U.S. Rep Bill Pascrell (D-9) is offering his condolences for the eight people who were killed at the out of control Astroworld festival in Houston over the weekend, calling on event promoter Live Nation Entertainment to be broken up.
By John Heinis/Hudson County View
“I am shocked and devastated by the death and injuries at Astroworld and I feel for the victims and their families. The scale of destruction is unfathomable and organizers have a lot of questions to answer about why they were ill prepared for what happened,” Pascrell said in a statement.
“Reports suggesting festival organizers seeking to prevent deadly incidents at future live events are afraid to speak freely because they’re intimidated by Live Nation’s marketplace dominance are outrageous. For over a decade, Live Nation and its Ticketmaster partners have held absolute power over the live events market. The costs for fans, while largely financial, apparently may also include physical harm as well. Live Nation should be broken up so they might focus on people as much as they do profits.”
The event, organized by rapper Travis Scott, saw over people treated for injuries at a field hospital set up near the festival, after the crowd went “berserk” and people were trampled as Scott began performing, CNN reported.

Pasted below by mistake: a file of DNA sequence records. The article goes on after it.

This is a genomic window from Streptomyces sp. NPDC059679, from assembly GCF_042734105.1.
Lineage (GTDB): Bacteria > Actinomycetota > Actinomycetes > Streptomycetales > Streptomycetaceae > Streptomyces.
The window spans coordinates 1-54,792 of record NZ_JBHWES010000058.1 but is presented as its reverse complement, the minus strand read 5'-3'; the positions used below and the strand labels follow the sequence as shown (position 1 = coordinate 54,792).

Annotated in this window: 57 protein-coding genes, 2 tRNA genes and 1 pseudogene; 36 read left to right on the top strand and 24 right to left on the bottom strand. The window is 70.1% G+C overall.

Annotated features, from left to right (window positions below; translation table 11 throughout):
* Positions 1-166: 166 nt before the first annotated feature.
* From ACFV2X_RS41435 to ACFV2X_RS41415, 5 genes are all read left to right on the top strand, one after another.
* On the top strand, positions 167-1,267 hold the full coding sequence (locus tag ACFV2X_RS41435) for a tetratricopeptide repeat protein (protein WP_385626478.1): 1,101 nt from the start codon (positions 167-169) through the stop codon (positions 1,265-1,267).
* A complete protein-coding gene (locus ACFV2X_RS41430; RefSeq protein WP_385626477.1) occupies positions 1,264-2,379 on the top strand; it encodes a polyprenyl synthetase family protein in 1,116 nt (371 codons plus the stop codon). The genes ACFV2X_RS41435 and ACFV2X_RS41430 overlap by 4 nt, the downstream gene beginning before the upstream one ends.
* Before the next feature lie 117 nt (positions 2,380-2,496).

In April 2020, Pascrell and U.S. Rep. Katie Porter (D-CA) blistered Live Nation for refusing to provide full refunds to customers for events cancelled by the pandemic. Following the members’ letter, Live Nation issued many refunds.
Furthermore, the veteran congressman has been a leader in Congress calling for regulation of the opaque live events ticket market.
Pascrell was an early critic of the Live Nation-Ticketmaster merger, and repeatedly urged the President Barack Obama (D) administration to reject it, warning that the union would crush competition and harm consumers.
In May 2018, Pascrell wrote an op-ed in the Los Angeles Times on his attempts to impose greater positive regulation on the broken live events ticket market.
Pascrell is the principal sponsor of the BOSS Act, overarching legislation that will impose a basic level of transparency upon the ticket industry so fans have a fair chance to purchase tickets on the primary market and also seeks to protect consumers who choose to use the secondary market to purchase tickets.
The legislation is currently being considered by the Energy and Commerce Committee.